to be a "transnational matter" falling under the responsibility of the
EWC. Management had previously denied this.
lawsuit, the EWC was trying to prevent any dismissals in Speyer, until
the consultation procedure was concluded. This failed however in
exactly the same way as for Visteon, the automobile supplier in
September 2011 (see report in
EWC News 3/2011). The arbitration board in Oslo had
repeatedly delayed its decision, until measures were finally
implemented in Germany at the end of February 2013. This proves once
again that effective legal protection for European works councils only
exists, at present, in France and Belgium.
4. Individual country reports
Labour market reform divides
French trade unions
has been on a
continual rise in France for 21 months and is in the meantime twice as
high as in Germany. As a counter-measure, employers' confederations,
the majority of the trade unions and the socialist government agreed on
11th January 2013 to a reform of the labour market. The agreement is
presented under the motto of "flexible security" and is considered as
the most important for 30 years.
a result companies may, in
the future, dismiss their employees in periods of crisis more rapidly,
resort more easily to short-time work or relocate jobs. They must
however come to the negotiation table with employee representatives and
reach an agreement – not at all obvious in the French
business culture. Another component of the reform is also a penalty tax
for companies who abuse short time contracts with a view to reducing
full-time employment. The whole package includes also German style
co-determination rights: in the future all companies with more than
5,000 employees are to have employee representatives on the board of
directors or supervisory board, which up to now was only the case in
(former) state-owned companies.
"success of social
dialogue" is not supported by two trade union
confederations, CGT and CGT-FO, who mobilized tens of
thousands of people on the streets on 5th March 2013 in demonstrations.
Luxembourg reforms workplace
The government of the Grand-Duchy, which has been
debating on measures to reinforce social dialogue on the company level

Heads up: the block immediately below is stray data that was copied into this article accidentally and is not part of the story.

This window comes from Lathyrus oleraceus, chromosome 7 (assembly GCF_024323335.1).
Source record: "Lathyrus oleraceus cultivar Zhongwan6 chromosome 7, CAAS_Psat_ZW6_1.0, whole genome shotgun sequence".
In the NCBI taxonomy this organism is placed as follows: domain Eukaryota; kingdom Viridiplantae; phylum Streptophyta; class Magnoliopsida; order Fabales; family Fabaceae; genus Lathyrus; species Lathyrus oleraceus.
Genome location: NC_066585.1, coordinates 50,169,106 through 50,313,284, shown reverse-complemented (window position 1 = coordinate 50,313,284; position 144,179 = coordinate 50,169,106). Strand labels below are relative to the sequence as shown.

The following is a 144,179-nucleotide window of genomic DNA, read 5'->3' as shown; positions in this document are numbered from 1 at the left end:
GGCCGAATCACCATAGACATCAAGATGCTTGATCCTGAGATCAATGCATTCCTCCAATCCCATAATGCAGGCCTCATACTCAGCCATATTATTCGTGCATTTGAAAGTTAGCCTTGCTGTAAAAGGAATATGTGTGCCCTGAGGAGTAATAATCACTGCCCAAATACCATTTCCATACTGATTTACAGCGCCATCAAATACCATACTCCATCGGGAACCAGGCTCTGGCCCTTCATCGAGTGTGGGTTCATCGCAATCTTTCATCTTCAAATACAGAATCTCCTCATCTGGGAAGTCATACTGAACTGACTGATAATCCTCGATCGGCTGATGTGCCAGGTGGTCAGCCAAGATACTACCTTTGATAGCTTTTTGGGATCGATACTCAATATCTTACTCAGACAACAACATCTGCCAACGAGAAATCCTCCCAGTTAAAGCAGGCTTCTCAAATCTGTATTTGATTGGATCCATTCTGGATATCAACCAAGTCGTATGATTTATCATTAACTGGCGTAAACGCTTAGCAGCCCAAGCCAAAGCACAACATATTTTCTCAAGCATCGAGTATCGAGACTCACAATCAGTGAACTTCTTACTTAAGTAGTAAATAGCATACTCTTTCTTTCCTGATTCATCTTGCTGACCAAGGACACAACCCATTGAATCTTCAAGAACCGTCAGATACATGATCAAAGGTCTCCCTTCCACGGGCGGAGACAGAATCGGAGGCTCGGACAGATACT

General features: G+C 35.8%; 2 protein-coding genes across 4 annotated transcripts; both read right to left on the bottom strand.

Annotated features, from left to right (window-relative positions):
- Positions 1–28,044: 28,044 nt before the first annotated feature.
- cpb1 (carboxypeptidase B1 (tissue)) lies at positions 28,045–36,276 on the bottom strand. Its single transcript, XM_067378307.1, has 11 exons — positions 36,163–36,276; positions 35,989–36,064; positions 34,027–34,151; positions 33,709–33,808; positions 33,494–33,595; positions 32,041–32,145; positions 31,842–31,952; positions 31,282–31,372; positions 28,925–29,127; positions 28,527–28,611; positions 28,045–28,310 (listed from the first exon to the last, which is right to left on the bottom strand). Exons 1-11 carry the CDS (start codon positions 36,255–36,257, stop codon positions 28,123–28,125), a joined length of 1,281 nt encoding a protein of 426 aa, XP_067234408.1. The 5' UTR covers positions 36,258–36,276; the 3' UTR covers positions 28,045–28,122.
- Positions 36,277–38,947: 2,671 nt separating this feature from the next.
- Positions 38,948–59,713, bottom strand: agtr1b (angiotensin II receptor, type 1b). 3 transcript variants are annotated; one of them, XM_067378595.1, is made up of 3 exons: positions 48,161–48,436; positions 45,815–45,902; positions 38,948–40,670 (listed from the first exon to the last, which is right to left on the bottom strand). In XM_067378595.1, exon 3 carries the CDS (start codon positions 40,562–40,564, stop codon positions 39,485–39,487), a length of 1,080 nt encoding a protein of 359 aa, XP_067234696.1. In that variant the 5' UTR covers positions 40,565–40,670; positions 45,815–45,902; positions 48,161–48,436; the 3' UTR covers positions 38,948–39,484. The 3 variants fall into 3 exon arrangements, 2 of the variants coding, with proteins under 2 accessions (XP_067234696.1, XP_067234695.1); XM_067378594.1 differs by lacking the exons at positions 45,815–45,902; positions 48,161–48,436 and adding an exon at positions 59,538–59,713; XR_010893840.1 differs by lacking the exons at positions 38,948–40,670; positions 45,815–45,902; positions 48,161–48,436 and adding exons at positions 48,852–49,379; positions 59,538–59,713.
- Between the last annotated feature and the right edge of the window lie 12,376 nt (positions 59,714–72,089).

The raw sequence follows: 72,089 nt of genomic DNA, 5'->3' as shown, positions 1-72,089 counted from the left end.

since 1999, finally submitted draft legislation on 6th February 2013.
Social partners have agreed to it and it is to be rapidly adopted, so
that works council elections, due on 13th November 2013, can take place
under the new conditions. The heart of the reform aims at developing
employee representation into a fully-fledged works council based on the
German model and which will also have co-determination rights. There
are also provisions for the introduction of an arbitration board for
conflict resolution. Works council members have a right to training and
to experts. The previous Belgian works council model, existing since
1974 - a parity based committee of employer and employee
representatives - in companies with more than 150 employees, is to be
Swedish right to strike under
Organization (ILO) in Geneva published an expert report on 25th
February 2013 on the violation of fundamental labour standards. It
claims that Swedish strike regulations violate the ILO convention 87 on
the freedom of coalition. The questionable legislation had come into
force on 15th April 2010 as a reaction to a European Court of Justice
ruling from December 2007 in the case concerning strikes at the Latvian
company, Laval (see report in
EWC News 4/2007). The ILO is now demanding that the
Swedish government withdraw this restriction to the right to strike.
question is highly explosive and was recently part of a legislative
initiative from the European Commission in Brussels in March 2012, who
wanted to introduce a transnational mechanism for strike monitoring
in EWC News 2/2012). Even though this draft